[The bolded titles form a loose top ten. Everything is pre-2018.]

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Yes, Dad

A third of the way into The Shining, the explicit terror has barely begun. Danny’s been riding his big wheel or watching TV with his mom while Jack marinates elsewhere in the monotony of their new home. Yet an exchange between the two of them when Danny’s fetching a toy fire truck is more insidious than any apparition. It’s just a father holding his son, at first tightly, nuzzling against his head, then with a looser grip as he looks him in the eyes. Their dialogue’s as banal as their domestic surroundings: “Are you having a good time?” asks Jack. “Yes, dad,” says Danny. “Do you feel bad?” asks Danny. “No, just a little bit tired,” says Jack. They go back and forth like this for a while, question and answer, before Danny brings up the hotel’s ambiance and the prospect of physical harm. “I love you more than anything else in the whole world,” assures Jack. “I would never do anything to hurt you. Never.”

Strings and rumbling percussion complicate the scene’s tenderness, as does Danny Lloyd’s robotic inflection. Jack Nicholson gives his lines sinister subtext with those arching eyebrows and curling lips. Their relationship manifests itself in these horror movie techniques. Throughout their talk, Jack keeps both hands on his son, because his affection’s synonymous with control. His is a love that precludes the vocalization of fear. Although this is a vast, bombastic movie, with Nicholson playing a histrionic monster, he’s nonetheless recognizable as a real-life dad with his bathrobe, stubble, and mussed hair. A dad can surround you forever with his body and his love; he can make himself impossible to escape. He can dislocate your shoulder and chase you with an axe and still protest that he’d never do anything to hurt you. Never.

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M Musing

10 years ago I saw Fritz Lang’s M in an intro class on film history. I recall jotting down some notes about Nazism and early sound. Over the intervening decade I took its greatness for granted. Now, upon revisiting it, the film feels startling and fresh. Its structure remains radical, emphasizing forensic methodology for the first half and a tightening manhunt in the second. (Ostensible star Peter Lorre is onscreen for maybe a quarter of the film.) It’s more about the throng than the individual, with a George Grosz-like attention to urban disarray. How, ask both cops and criminals, do you monitor a populace? Despite its lurid narrative, M bears strong resemblance to Walter Ruttmann’s montage doc Berlin: Symphony of a Great City. It depicts the metropolis from top to bottom, indoors and out.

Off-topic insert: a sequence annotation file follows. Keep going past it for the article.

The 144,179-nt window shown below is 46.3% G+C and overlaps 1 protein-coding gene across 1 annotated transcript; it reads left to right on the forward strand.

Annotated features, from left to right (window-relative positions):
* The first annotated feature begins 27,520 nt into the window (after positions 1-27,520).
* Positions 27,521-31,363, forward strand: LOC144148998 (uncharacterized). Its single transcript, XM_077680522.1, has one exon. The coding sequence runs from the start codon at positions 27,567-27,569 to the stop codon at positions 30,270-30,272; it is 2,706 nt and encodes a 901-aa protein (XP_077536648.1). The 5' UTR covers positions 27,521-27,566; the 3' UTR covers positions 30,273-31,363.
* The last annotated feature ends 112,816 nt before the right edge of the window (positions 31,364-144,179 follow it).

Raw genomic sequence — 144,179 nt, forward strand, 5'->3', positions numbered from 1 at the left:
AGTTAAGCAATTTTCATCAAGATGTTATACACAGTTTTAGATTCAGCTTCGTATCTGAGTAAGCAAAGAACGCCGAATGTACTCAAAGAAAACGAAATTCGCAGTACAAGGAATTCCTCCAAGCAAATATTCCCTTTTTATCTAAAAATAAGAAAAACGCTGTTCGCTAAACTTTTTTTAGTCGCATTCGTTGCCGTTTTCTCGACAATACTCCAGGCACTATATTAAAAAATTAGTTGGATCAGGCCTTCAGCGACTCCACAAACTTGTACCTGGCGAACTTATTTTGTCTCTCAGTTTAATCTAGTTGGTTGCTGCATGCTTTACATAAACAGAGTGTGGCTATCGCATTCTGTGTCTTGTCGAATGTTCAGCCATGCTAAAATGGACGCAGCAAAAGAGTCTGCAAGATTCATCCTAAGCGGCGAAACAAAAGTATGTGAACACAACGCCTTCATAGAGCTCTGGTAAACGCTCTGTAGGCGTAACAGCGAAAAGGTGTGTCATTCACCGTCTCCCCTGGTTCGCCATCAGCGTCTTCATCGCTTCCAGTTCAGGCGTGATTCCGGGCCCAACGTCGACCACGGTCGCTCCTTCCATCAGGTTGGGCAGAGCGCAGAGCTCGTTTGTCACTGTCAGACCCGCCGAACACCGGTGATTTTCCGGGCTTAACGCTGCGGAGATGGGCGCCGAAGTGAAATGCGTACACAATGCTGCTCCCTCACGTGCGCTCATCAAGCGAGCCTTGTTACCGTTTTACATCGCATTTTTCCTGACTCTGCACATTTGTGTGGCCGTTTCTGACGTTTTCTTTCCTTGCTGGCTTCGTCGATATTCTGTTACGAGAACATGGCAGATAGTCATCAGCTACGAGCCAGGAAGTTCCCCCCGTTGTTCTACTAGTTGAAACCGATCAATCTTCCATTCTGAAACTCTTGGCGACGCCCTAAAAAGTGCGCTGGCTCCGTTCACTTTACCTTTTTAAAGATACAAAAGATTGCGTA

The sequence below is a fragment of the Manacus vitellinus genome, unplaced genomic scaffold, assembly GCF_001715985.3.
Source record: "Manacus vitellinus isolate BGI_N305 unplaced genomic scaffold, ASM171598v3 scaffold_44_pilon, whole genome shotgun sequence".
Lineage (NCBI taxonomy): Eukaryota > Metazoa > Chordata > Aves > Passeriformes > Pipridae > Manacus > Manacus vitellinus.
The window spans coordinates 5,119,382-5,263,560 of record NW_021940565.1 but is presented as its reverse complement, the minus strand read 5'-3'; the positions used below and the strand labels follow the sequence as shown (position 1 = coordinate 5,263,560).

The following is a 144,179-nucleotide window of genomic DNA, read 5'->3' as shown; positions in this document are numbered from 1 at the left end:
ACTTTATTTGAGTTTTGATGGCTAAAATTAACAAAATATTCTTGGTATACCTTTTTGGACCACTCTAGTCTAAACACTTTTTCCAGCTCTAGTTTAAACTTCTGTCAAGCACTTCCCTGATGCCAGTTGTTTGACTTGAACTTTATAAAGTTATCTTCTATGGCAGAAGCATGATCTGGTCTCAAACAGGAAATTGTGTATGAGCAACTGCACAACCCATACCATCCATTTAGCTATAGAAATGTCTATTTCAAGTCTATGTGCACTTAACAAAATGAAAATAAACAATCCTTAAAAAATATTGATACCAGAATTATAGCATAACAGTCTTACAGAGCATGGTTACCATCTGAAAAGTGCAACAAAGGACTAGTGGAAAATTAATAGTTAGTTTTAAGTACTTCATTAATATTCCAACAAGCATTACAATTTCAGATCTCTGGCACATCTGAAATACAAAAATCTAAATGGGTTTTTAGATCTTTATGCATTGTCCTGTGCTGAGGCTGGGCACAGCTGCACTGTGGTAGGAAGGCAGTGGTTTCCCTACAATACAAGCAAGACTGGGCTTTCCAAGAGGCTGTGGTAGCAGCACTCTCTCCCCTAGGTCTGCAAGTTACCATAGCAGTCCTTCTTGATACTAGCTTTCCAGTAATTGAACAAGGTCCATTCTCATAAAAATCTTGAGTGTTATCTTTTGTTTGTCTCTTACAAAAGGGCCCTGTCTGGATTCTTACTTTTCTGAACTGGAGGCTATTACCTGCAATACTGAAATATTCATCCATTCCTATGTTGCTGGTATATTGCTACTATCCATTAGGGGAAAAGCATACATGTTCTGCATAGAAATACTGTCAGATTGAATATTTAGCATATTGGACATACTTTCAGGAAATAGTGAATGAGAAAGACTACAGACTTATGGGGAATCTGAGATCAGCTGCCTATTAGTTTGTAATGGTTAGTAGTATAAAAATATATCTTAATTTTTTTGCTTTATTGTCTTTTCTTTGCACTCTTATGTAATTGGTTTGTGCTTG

For a story of child murder, M also displays a sick sense of humor. The famed sequence of shots cutting from Elsie Beckmann’s newly bereaved mother to a stairwell, attic, dinner table, ball, and balloon isn’t exactly a joke, but it is droll, and its drollness is nauseating. Later in the film, Lorre’s Hans Beckert stalks a little girl past a row of shops, ducking into a doorway when her mom shows up. The two of them walking past while he faces away is a punchline familiar from dozens of slasher movies: the near-victim oblivious to her brush with death. More overt gags predominate during a police raid on an underground bar. One fugitive tries to sneak up a secret exit; when he sees a patrolman’s boots blocking it, he sneaks back, hanging up his hat with an air of resignation.

Lorre himself looks boyish with his bowtie and his egglike head. He’s cartoony rather than intimidating, a stranger in an overcoat, until the climactic burlesque of a trial renders him hysterical. This outsider (Außenseiter, says the Mabuse-like kingpin) is the right villain for a film of such supreme moral irony. Most of M digresses from the killings to the citywide panic they incite, revealing a spectacle of violence, hypocrisy, and fear. Yet it’s subtle, each segment snapping into the next, all part of the broader investigation. The film was a trailblazing procedural, and it lays its subject bare. What is police procedure? It’s how people with power get things done.